Even in California, Nearly All Patients With Vaping-Related Lung Injuries Used Black-Market THC Products

A study in a state where marijuana is legal confirms the predominant role of cannabis products from illegal sources.


A new study of vaping-related lung injuries in California reinforces the evidence implicating black-market cannabis products, even in states that have legalized the production and distribution of marijuana for recreational use. In a sample of 160 patients, just 9 percent reported vaping only nicotine—a claim that is doubtful in the absence of blood or urine testing. Just 1 percent of the patients who reported vaping THC identified a state-licensed retailer as the source of the products they used.

In this study, which was published last Friday in JAMA Internal Medicine, 75 percent of the admitted THC vapers said they obtained the products from informal sources. Among the 25 percent who initially said they had bought vapes from legal sources, just one patient named a licensed retailer. The rest either could not name their sources or said they bought cannabis products from pop-up shops, other individuals, or from a storefront that was not listed in the Bureau of Cannabis Control's database of licensees.

Although licensed retailers have been selling marijuana to recreational consumers in California since the beginning of 2018, illegal dealers still account for about three-quarters of sales, largely because high taxes, burdensome regulations, licensing delays, and local bans have made it difficult for legal merchants to compete with the black market. This study suggests that the black market also accounts for nearly all of the products used by people with vaping-related lung illnesses.

The researchers, who work for the California Department of Public Health and the U.S. Centers for Disease Control and Prevention (CDC), analyzed 87 vaping products from 22 patients, 49 of which contained cannabinoids. Eighty-four percent of the cannabis products contained vitamin E acetate, a diluting and thickening agent that has been strongly linked to the lung disease outbreak, which included 2,807 cases and 68 deaths as of February 18. None of the nicotine liquids contained that additive. An October study by California's Anresco Laboratories found vitamin E acetate in 60 percent of the illegal cannabis products the company tested but none of the legal products.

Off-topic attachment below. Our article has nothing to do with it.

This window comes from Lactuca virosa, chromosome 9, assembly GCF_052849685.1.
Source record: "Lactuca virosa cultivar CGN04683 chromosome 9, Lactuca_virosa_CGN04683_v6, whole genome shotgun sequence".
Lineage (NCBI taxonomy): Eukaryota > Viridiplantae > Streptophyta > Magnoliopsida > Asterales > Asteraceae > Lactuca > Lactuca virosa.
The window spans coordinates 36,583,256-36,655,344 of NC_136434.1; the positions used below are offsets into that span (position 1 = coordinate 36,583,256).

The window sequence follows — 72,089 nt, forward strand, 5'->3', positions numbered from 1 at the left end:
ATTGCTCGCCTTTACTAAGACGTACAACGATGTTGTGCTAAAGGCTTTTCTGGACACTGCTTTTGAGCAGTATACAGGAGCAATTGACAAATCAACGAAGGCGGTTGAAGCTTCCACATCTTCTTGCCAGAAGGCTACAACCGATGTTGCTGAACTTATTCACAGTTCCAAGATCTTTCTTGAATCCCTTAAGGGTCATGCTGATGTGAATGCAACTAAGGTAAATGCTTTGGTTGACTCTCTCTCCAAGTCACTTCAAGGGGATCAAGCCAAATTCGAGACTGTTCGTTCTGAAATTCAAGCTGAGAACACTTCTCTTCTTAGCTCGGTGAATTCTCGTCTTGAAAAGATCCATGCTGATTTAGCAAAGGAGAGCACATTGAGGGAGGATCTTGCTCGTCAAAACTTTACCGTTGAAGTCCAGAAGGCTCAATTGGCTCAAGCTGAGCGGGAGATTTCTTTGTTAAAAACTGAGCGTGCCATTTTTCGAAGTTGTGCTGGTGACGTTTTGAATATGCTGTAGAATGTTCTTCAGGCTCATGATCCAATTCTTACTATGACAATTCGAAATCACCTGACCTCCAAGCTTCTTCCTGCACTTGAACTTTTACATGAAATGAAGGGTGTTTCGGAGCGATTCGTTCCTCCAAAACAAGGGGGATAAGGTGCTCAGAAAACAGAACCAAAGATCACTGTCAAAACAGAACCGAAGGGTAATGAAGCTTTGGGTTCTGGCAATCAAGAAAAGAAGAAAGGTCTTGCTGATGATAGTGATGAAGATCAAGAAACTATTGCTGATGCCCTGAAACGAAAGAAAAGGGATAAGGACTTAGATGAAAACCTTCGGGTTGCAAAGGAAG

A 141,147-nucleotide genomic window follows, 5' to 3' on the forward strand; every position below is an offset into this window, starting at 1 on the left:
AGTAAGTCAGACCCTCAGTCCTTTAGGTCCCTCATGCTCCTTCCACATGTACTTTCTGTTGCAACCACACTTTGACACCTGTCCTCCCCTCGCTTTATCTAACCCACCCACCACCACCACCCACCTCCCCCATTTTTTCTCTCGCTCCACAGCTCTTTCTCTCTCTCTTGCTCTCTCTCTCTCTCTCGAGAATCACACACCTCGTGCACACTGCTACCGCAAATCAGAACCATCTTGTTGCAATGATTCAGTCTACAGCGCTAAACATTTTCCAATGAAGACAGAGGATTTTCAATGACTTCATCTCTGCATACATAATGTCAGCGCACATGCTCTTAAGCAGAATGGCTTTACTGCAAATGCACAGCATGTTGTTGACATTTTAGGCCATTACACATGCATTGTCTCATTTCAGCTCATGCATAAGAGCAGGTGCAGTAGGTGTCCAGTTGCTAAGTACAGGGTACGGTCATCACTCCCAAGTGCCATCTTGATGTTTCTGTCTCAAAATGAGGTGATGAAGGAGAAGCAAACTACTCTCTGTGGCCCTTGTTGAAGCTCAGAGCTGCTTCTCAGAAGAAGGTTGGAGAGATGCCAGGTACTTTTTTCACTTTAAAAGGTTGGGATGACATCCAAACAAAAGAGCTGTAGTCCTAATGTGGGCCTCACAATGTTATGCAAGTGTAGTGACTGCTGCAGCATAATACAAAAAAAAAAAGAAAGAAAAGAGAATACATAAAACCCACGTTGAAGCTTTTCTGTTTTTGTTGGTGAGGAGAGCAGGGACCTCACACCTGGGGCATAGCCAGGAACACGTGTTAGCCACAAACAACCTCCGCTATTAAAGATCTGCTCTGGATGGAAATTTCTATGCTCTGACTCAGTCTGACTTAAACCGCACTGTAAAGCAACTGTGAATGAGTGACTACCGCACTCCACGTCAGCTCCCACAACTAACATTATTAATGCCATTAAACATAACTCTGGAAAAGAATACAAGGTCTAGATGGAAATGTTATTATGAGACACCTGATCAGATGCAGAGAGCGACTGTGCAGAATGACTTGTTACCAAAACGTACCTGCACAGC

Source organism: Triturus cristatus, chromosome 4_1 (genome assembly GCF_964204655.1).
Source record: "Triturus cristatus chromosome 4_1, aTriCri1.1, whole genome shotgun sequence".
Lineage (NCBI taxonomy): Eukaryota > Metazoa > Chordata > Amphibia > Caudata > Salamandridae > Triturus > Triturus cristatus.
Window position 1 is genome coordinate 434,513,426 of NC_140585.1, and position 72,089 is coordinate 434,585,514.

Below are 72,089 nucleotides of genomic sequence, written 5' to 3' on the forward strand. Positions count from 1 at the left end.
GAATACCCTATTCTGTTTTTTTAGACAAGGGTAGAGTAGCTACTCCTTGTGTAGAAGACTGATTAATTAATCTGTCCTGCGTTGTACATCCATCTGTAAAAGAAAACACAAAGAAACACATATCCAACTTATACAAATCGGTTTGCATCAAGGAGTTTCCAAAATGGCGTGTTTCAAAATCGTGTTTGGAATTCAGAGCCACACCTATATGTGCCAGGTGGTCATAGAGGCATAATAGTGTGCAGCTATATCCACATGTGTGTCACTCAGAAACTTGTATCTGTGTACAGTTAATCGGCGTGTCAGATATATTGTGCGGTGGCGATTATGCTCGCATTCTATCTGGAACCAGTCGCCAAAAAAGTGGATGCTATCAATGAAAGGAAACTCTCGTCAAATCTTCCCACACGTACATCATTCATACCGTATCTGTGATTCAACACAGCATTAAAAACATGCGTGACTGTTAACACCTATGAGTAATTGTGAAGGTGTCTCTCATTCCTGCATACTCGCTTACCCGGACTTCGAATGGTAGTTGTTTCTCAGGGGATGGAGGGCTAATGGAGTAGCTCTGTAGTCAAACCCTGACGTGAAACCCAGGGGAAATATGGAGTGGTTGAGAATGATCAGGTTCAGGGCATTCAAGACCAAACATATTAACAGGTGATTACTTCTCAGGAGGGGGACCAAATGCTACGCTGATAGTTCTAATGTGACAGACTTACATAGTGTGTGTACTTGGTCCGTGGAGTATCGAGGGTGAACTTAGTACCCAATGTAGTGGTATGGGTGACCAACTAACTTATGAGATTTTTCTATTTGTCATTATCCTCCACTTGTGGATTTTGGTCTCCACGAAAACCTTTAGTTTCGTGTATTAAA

"This report—the first to our knowledge to describe cases in a state with a legal adult-use (recreational) cannabis market—appears to confirm patterns of clinical findings and vaping practices previously reported in other states and nationally," the researchers say. "Although California has a legal adult-use cannabis market, the majority of affected patients reported using THC-containing products obtained from informal sources, such as friends or acquaintances or unlicensed retailers. In addition, most THC-containing products tested contained [vitamin E acetate], which has recently been identified in both clinical and product samples from patients with [vaping-related lung injuries]."

Given that nearly all of the THC vapers seem to have used black-market products, "the majority" is an understatement. Furthermore, 91 percent of the patients reported vaping cannabis extracts, and the actual percentage is probably higher, since people may be reluctant to admit consuming black-market marijuana products. The CDC has found that people who claim to have vaped only nicotine generally test positive for THC. Yet the authors of the JAMA Internal Medicine study reiterate the California Department of Health's recommendation that "individuals refrain from using any vaping or e-cigarette products" (emphasis added), although they note that "THC-containing products from informal sources" are especially risky.

The warning against any sort of vaping is hard to square with the evidence, which overwhelmingly implicates "THC-containing products from informal sources." The California Department of Public Health's advice is not just misleading but irresponsible when it comes to legal nicotine vaping products, which are indisputably far less hazardous than conventional cigarettes. The CDC, by contrast, is now recommending that people "not use THC-containing e-cigarette, or vaping, products, particularly from informal sources like friends, family, or in-person or online dealers." It adds that "adults using nicotine-containing e-cigarette, or vaping, products as an alternative to cigarettes should not go back to smoking."